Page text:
Last Saturday, I got to hear Dick Allington speak at the No Child Left Out Conference in Charleston, South Carolina. I'm embarrassed to say that I've never heard of Dick Allington. He has served as president of the International Reading Association as well as the president of the National Reading Conference, he's authored over 100 articles and books, and he's in the IRA Reading Hall of Fame! What I heard this weekend about reading research was very powerful, and I'm sharing my notes from his presentation below.
Dr. Allington said that there are a lot of what he called mythologies around reading: poverty, boys, ADD... He said there are lots of labels to say that not everyone can read, but he said that we can teach everyone to read.
--Girls reading on grade-level produce 1 baby for every 8 that are produced by girls who read below grade-level.
-->Researchers interviewed teachers who referred more than 5 students per year (high-referral) for SpEd and teachers who had not referred anyone in 5 years (low-referral) for SpEd.
-->When asking high-referral teachers about a struggling student, they get 3 sentences. "He can't read. He doesn't try. His parents are no help either."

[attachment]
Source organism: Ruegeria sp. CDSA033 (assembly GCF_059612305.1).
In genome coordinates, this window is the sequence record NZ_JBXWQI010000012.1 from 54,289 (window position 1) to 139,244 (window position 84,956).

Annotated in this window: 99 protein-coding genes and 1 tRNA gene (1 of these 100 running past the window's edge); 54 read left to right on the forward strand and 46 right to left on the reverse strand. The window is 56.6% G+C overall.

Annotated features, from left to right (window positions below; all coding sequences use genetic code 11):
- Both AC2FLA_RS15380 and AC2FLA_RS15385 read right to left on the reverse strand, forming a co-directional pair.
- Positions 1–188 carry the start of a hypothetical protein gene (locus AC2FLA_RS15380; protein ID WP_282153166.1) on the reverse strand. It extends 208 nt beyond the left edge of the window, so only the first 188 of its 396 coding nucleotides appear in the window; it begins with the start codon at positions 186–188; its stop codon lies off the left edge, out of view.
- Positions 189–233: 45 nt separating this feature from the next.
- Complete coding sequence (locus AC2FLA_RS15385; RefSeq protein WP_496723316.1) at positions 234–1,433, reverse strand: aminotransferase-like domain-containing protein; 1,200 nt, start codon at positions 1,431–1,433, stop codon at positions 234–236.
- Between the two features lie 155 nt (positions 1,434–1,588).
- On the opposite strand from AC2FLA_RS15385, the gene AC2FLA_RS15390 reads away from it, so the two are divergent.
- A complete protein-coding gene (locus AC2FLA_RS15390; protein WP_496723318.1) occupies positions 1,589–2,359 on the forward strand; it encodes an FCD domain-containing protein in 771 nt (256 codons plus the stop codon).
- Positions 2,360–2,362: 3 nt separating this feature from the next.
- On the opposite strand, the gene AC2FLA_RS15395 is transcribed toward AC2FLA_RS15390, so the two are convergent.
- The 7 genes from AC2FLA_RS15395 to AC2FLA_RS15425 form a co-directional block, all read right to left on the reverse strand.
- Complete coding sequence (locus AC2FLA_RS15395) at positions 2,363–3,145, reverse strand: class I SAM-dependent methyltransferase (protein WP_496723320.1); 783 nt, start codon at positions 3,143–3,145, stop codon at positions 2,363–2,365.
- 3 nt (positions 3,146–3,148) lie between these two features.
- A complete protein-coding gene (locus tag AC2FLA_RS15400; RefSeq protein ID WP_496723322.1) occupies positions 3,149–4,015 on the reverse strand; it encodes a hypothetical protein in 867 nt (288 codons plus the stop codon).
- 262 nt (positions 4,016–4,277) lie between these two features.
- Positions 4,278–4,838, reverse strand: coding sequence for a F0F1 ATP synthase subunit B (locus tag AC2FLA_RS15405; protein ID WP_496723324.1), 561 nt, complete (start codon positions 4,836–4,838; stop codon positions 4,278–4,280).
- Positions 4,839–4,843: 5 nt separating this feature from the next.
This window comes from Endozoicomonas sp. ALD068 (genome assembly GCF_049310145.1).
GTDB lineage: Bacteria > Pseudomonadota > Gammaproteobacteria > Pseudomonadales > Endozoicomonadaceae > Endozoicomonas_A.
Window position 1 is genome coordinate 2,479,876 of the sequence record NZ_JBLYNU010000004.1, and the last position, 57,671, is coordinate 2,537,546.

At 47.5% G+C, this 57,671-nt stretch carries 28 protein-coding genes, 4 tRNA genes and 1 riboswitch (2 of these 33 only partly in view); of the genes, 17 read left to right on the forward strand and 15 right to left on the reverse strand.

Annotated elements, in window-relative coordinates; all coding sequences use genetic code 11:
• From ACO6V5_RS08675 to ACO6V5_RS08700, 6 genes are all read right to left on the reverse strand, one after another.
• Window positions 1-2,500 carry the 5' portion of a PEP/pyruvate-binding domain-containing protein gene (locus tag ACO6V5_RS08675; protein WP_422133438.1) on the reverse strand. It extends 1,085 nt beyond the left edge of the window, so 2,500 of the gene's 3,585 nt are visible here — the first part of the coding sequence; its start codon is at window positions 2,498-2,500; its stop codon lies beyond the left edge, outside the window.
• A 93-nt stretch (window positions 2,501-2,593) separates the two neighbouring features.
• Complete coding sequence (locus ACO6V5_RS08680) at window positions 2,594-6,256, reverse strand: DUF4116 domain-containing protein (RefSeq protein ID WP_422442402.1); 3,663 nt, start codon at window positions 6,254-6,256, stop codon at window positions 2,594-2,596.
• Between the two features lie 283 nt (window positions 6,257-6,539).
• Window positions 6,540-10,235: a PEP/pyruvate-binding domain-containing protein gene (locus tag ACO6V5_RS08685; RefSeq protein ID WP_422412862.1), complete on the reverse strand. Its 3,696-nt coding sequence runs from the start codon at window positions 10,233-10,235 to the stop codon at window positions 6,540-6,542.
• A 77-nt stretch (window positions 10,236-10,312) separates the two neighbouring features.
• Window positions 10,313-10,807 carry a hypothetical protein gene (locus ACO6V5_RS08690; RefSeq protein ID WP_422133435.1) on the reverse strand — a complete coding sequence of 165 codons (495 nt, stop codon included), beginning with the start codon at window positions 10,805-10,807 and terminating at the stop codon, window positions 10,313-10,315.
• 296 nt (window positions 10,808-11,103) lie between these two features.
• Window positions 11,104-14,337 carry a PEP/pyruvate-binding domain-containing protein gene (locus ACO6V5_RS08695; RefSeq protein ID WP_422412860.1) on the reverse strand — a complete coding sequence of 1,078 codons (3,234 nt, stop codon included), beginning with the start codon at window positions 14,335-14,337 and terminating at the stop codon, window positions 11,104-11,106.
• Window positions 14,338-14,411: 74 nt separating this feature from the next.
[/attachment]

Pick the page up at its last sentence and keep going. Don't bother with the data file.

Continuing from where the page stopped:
-->When low-referral teachers were asked, they gave a 3-page description about the student. What they like to read, what their interests were, and more.
-->What do we as effective or ineffective teachers have to do with LD?
"Middle school teachers say they don't have time for reading intervention. Why would they put that student in any other class in middle school if
he can't frickin' read."
- Dick Allington
Principles for Intervention Design
1. Match Reader and Text Level.
**No one can teach kids science or social studies if kids can't read the books. Must be able to read with 99% accuracy and 90% comprehension.
2. Dramatically expands reading activity.
*Struggling readers read less than those that don't struggle. They do more worksheets and have more testing.
3. Use very small groups or tutoring.
*The only ones that work are 1:1 expert tutoring or 1:3 expert tutoring.
4. Coordinates Intervention with Core Classroom.
*Ninety percent of classroom teachers have no idea what kids are reading in the intervention program.
5. Intervention must be done by expert teachers.
6. Focus Intervention on Meta-Cognition and Meaning
*Teach kids to think about thinking.
--Round-robin reading aloud should be stopped!
--Teachers have created an environment where kids don't read. Either the books are too hard, or it's things that the kids don't want to read.
What Dick Allington says is very thought-provoking, and I would love to hear your comments and responses below!
Please join me tomorrow when I will share how I plan to use and share this information at our school.